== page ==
We’ll clean in any state the house is in when we arrive – what you want us to do is up to you.”
Over-Delivering is Not Honoring Your Client
Now, again, a short cleaning may not meet your standard of excellence, but it might meet the clients. But it’s like going to the store – you can’t buy everything.
If your customer can’t buy all your services, it is disrespectful for you to give them away free of charge. While you think you’re helping, you’re really enabling. You are saying “you’re too poor to meet my standards. So, I’ll just give it to you.”
And you train the client to expect it rather than you following instructions and the boundaries you’ve created. But if the event the day comes when you don’t have it to give – the customer will be mad at you. And they will complain and make you feel lousy because you can’t keep giving them extras for free.
And you did this to yourself by creating unrealistic expectations.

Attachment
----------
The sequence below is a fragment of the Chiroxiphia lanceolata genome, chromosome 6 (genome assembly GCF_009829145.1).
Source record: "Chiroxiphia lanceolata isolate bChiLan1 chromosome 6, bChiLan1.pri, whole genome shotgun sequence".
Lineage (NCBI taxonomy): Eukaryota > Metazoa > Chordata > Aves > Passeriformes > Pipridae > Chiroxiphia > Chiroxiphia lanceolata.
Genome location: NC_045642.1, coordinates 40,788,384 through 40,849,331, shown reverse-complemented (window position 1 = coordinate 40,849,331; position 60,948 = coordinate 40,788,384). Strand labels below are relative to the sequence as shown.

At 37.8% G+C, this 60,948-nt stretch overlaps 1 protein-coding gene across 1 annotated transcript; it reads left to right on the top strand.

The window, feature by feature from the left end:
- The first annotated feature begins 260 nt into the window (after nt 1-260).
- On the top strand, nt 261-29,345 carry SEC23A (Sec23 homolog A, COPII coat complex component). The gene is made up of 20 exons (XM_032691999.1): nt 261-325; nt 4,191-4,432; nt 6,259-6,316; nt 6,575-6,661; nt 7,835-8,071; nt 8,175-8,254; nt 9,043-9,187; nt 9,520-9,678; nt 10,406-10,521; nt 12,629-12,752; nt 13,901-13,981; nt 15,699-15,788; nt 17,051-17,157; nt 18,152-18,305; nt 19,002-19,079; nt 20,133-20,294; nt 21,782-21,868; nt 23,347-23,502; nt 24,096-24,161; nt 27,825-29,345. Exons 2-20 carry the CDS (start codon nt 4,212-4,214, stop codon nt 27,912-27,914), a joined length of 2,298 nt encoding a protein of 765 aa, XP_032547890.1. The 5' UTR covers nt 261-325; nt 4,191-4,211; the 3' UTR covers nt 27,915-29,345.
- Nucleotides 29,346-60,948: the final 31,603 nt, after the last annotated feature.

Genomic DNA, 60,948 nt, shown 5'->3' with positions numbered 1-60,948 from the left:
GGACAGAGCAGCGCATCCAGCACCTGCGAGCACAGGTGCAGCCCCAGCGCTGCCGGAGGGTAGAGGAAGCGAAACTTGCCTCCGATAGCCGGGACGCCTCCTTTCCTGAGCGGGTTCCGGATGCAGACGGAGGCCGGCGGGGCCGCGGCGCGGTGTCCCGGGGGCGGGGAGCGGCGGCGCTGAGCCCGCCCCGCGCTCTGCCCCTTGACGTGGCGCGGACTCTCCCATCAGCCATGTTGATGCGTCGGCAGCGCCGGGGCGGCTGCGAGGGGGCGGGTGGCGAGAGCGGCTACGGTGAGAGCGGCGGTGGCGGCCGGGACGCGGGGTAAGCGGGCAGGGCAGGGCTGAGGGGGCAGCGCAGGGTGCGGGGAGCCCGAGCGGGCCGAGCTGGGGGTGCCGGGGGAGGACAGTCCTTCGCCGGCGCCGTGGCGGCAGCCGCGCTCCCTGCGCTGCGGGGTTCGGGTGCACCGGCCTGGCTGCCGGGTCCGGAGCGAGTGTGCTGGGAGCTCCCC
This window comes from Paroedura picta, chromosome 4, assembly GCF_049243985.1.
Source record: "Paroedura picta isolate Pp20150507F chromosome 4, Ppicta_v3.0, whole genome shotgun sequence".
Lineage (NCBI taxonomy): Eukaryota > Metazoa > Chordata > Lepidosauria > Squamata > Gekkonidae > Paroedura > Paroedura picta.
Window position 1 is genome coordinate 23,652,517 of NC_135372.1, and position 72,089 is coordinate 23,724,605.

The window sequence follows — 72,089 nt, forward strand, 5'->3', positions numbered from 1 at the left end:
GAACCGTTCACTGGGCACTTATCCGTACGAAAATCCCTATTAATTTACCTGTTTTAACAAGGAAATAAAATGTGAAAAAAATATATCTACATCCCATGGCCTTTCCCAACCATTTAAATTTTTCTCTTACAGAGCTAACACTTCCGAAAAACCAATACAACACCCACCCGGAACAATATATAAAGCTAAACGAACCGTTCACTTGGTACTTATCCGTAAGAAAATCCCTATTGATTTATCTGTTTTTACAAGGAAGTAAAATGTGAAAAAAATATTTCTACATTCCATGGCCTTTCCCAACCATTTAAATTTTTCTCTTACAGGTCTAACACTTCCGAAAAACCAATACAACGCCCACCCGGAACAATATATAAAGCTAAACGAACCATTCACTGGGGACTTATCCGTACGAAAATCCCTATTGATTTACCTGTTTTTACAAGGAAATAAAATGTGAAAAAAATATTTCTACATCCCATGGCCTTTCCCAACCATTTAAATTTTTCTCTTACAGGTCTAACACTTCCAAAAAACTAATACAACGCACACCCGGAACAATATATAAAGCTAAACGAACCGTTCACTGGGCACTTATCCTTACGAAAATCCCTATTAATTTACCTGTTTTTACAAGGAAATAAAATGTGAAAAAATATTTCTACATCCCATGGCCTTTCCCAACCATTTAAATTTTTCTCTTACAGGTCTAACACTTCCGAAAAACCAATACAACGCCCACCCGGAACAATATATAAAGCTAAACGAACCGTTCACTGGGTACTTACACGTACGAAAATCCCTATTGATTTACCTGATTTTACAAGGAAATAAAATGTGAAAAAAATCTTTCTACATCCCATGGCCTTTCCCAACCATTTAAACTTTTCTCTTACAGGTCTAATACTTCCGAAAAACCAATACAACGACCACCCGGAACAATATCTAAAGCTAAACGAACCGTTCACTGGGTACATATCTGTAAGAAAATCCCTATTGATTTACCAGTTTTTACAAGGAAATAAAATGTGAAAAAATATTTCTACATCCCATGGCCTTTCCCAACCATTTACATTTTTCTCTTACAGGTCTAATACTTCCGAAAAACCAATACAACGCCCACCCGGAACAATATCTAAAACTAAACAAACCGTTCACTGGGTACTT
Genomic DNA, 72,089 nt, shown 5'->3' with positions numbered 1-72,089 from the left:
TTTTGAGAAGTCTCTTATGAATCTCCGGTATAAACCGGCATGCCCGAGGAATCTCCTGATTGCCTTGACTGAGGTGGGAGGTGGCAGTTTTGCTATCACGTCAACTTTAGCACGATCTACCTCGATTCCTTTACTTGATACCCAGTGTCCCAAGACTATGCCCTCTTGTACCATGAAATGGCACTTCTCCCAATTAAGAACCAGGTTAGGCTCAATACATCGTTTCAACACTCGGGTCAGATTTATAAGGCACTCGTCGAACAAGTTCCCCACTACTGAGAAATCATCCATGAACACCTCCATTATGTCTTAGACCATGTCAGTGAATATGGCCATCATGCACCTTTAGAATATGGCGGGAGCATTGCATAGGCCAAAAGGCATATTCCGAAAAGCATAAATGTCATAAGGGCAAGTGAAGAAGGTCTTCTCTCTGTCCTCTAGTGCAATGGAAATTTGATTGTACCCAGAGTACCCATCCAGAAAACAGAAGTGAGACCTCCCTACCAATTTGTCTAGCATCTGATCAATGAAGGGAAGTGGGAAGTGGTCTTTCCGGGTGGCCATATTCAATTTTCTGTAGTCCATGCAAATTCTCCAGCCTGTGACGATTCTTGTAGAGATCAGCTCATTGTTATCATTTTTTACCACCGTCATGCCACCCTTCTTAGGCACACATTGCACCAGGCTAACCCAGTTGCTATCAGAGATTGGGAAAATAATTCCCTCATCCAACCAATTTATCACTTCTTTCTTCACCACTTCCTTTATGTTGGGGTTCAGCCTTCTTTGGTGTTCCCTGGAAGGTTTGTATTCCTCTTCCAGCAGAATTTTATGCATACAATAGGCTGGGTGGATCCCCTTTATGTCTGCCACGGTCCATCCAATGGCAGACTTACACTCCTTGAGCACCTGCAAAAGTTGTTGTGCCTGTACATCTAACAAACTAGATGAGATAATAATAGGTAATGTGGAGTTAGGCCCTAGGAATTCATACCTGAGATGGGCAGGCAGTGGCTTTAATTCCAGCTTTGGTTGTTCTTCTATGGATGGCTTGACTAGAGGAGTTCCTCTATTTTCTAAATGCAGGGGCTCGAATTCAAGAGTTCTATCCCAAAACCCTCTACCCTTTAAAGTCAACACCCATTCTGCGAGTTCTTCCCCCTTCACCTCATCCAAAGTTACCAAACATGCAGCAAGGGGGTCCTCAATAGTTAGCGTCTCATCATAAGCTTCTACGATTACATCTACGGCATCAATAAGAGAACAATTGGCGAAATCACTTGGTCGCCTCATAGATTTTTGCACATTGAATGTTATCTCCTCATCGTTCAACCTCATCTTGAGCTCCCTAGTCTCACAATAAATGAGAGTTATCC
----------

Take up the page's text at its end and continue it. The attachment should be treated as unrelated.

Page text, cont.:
You are dishonoring your client by not giving what they’ve paid for. It’s not duplicable and it’s not sustainable for the long haul.
About the Show
Learn how the show came to be, interesting facts about the show host, and other frequently asked questions about the show.
Resources For This Episode
Pleasing People: How not to be an approval junkie – https://amzn.to/2J1GJg4
Not Nice: Stop People-Pleasing, Staying Silent, & Feeling Guilty… And Start Speaking Up, Saying No, Asking Boldly, And Unapologetically Being Yourself – https://amzn.to/2KL1hqF
The Disease to Please: Curing the People-Pleasing Syndrome – https://amzn.to/2J0GMc2
Who’s Pulling Your Strings? How to Break the Cycle of Manipulation and Regain Control of Your Life – https://amzn.to/2kgYObW
When It’s Never About You: The People-Pleaser’s Guide to Reclaiming Your Health, Happiness and Personal Freedom – https://amzn.to/2LmjYCb
Where to Draw the Line: How to Set Healthy Boundaries Every Day – https://amzn.to/2IES86k